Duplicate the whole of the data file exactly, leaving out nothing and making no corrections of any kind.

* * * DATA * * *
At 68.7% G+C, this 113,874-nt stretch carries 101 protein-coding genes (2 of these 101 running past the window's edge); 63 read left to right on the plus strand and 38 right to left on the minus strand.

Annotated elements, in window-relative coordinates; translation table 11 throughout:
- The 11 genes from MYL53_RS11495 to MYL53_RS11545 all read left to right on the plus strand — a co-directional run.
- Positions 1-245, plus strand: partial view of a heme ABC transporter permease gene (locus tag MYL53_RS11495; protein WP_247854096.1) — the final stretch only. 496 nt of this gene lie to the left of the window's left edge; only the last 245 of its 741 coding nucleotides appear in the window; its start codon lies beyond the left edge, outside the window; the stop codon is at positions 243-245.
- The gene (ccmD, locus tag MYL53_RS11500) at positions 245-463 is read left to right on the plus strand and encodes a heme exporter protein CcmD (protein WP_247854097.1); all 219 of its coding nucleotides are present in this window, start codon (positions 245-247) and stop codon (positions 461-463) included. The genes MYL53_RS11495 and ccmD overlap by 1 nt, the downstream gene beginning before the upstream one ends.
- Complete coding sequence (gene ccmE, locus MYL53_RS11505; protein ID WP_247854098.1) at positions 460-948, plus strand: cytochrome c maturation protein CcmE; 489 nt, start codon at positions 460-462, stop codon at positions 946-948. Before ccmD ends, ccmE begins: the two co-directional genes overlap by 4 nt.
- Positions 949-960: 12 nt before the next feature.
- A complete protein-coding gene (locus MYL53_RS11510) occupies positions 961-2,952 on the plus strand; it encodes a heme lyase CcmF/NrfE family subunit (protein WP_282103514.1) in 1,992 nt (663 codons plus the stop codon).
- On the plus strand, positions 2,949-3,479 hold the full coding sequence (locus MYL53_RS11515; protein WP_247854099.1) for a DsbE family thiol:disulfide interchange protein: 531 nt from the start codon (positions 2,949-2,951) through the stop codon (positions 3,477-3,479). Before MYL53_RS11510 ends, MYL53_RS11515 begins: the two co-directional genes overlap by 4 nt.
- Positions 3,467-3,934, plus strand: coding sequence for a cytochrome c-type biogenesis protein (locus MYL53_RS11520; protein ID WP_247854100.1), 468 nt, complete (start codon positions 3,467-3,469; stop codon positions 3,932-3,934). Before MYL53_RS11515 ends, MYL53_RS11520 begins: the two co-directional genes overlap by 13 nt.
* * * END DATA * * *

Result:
At 68.7% G+C, this 113,874-nt stretch carries 101 protein-coding genes (2 of these 101 running past the window's edge); 63 read left to right on the plus strand and 38 right to left on the minus strand.

Annotated elements, in window-relative coordinates; translation table 11 throughout:
- The 11 genes from MYL53_RS11495 to MYL53_RS11545 all read left to right on the plus strand — a co-directional run.
- Positions 1-245, plus strand: partial view of a heme ABC transporter permease gene (locus tag MYL53_RS11495; protein WP_247854096.1) — the final stretch only. 496 nt of this gene lie to the left of the window's left edge; only the last 245 of its 741 coding nucleotides appear in the window; its start codon lies beyond the left edge, outside the window; the stop codon is at positions 243-245.
- The gene (ccmD, locus tag MYL53_RS11500) at positions 245-463 is read left to right on the plus strand and encodes a heme exporter protein CcmD (protein WP_247854097.1); all 219 of its coding nucleotides are present in this window, start codon (positions 245-247) and stop codon (positions 461-463) included. The genes MYL53_RS11495 and ccmD overlap by 1 nt, the downstream gene beginning before the upstream one ends.
- Complete coding sequence (gene ccmE, locus MYL53_RS11505; protein ID WP_247854098.1) at positions 460-948, plus strand: cytochrome c maturation protein CcmE; 489 nt, start codon at positions 460-462, stop codon at positions 946-948. Before ccmD ends, ccmE begins: the two co-directional genes overlap by 4 nt.
- Positions 949-960: 12 nt before the next feature.
- A complete protein-coding gene (locus MYL53_RS11510) occupies positions 961-2,952 on the plus strand; it encodes a heme lyase CcmF/NrfE family subunit (protein WP_282103514.1) in 1,992 nt (663 codons plus the stop codon).
- On the plus strand, positions 2,949-3,479 hold the full coding sequence (locus MYL53_RS11515; protein WP_247854099.1) for a DsbE family thiol:disulfide interchange protein: 531 nt from the start codon (positions 2,949-2,951) through the stop codon (positions 3,477-3,479). Before MYL53_RS11510 ends, MYL53_RS11515 begins: the two co-directional genes overlap by 4 nt.
- Positions 3,467-3,934, plus strand: coding sequence for a cytochrome c-type biogenesis protein (locus MYL53_RS11520; protein ID WP_247854100.1), 468 nt, complete (start codon positions 3,467-3,469; stop codon positions 3,932-3,934). Before MYL53_RS11515 ends, MYL53_RS11520 begins: the two co-directional genes overlap by 13 nt.